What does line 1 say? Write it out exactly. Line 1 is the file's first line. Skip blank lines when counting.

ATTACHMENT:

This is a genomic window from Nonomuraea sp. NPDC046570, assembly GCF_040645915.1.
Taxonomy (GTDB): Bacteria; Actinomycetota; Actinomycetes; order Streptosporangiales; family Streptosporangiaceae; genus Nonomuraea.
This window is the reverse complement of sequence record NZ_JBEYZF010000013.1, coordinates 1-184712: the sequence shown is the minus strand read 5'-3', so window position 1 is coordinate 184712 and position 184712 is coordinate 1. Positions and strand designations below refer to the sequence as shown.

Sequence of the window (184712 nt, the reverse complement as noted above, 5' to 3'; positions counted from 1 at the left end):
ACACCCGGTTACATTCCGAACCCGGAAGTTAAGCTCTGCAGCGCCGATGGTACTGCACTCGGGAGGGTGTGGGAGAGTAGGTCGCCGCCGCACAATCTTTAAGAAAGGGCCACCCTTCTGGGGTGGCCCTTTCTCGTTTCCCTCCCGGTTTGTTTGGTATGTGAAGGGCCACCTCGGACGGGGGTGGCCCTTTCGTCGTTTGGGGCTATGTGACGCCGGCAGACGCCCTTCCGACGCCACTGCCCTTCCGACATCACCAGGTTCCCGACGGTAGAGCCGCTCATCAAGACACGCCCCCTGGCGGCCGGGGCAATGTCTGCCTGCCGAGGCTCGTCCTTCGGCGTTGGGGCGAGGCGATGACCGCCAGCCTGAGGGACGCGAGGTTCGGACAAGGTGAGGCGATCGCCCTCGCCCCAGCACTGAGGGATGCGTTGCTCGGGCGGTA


This is a genomic window from Nonomuraea sp. NPDC046570, assembly GCF_040645915.1.